Many people will pick up this volume uncertain if they really want to read another book about Guantanamo—so indelible and haunting are the images, starting with the one taken on the day the first detainees arrived and published in newspapers from Ireland to Australia. Greenburg describes it: “...the detainees, kneeling in the day’s heat, goggled and earmuffed, bound and shackled at the wrists, dressed in fluorescent orange jumpsuits and caps and turquoise face masks, facing away from one another and bending in submission toward a concertina wire fence. They were awaiting in-processing...”
Yet the author assumes we know all that; she tells us a new story, that of the culture clash between the military code of honor and an administration that respected no law. Of the energy and creativity of military personnel, trying to make-do in a situation that had no template and, alarmingly, neither stated goals nor rules.
Greenberg, whose previous publications include compilations of documents—on the predicament of “enemy combatants” and on torture—is careful in this volume to track the legal memos and responses-to-memos that often baffled the Marine Corps, Army and Navy staff on the ground.
Her book is undergirded with a wonderful sense of humanity. Especially memorable are the nocturnal visits of General Lehnert to Camp X-Ray, where he would sit on the ground in front of the cages and try to talk to the detainees; the improvisational genius of staff, who strung up simple surgical masks to cradle Korans that must never touch the ground; the sense of family cultivated by Captain Buehn and his wife Debi, and the courage and loyalty they inspired among the people who lived on the base; and the trials of the first Muslim chaplain, kindly and sincere, yet thought to be an “infiltrator” by detainees because he served in the military and by the troops because he understood those strange languages.
These and dozens of other human moments serve as a baseline of decency, ever renewing the reader’s capability to be shocked by what we know is yet to come.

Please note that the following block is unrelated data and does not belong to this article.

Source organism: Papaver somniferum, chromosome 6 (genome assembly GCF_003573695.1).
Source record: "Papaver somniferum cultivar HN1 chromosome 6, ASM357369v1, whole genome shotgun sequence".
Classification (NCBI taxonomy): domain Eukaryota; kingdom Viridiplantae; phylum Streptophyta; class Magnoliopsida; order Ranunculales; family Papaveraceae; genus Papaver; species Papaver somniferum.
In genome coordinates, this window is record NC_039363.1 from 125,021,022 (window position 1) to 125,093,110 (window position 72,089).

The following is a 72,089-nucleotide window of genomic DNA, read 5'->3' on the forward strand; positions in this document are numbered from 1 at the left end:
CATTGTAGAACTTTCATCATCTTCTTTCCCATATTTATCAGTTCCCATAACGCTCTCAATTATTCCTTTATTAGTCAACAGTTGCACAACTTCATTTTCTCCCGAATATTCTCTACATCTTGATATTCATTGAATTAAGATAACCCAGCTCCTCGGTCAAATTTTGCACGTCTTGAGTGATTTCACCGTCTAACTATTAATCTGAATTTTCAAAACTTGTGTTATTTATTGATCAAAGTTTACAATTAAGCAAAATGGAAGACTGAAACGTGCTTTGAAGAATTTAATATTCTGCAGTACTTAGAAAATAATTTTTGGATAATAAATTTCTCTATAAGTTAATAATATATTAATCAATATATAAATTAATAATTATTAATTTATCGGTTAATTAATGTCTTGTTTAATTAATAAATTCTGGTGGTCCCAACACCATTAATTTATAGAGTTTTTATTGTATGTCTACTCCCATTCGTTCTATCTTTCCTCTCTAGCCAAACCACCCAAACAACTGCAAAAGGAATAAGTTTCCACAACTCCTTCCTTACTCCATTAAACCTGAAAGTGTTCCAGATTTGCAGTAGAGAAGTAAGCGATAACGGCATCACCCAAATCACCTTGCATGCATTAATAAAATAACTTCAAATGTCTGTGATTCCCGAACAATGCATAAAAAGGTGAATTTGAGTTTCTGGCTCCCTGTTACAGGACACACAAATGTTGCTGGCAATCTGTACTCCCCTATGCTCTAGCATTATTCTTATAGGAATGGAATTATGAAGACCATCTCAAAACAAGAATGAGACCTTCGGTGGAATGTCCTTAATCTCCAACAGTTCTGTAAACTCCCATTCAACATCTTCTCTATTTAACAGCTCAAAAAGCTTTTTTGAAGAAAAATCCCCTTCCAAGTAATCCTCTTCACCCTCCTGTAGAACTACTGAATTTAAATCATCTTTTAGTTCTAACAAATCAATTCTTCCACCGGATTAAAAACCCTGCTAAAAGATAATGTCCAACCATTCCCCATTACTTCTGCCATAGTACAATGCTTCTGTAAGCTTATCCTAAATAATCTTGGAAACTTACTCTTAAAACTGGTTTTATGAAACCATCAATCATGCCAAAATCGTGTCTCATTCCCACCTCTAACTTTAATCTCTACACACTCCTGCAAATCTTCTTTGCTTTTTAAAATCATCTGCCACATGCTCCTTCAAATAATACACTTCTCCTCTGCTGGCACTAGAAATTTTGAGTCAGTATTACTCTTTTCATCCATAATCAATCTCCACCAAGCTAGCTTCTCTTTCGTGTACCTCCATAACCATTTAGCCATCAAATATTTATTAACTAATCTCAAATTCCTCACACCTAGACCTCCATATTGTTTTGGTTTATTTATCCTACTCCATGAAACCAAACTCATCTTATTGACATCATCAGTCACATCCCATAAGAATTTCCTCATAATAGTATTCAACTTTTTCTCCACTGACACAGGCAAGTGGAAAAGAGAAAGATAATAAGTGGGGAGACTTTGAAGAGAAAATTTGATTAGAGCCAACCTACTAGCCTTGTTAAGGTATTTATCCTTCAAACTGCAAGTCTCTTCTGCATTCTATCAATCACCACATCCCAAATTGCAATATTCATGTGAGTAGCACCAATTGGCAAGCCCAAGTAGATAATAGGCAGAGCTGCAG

There’s a memorable line in Bertolt Brecht’s play The Life of Galileo: when the great astronomer returns defeated from the courtroom of the Inquisition, where he was on trial for proclaiming the theory that the earth moves about the sun, his protégé shouts, “Unhappy the land that has no heroes!” The great astronomer’s reply is telling: “No,” responds Galileo, with bitterness. “Unhappy the land that needs a hero.”
Indeed we are unhappy to need her, but author Karen Greenberg is a hero of sorts – for having gained the trust of the people she interviewed, many of whom were no doubt skeptical of the press, and for her respectful treatment of the stories they entrusted to her.
And Brigadier General Michael Lehnert, whose 100-day command of Guantanamo’s Joint Task Force 160 marks the period covered by this book, also comes across as a hero, a conscientious and sensitive man. “He didn’t want to preside over a shameful incarceration like thee internment of Japanese-Americans during World War II,” Greenberg writes. “For him, preserving the dignity of the detainees was about honor–his own and the nation’s.”
Would that the lawyers back in the nation’s capital had had the same concerns.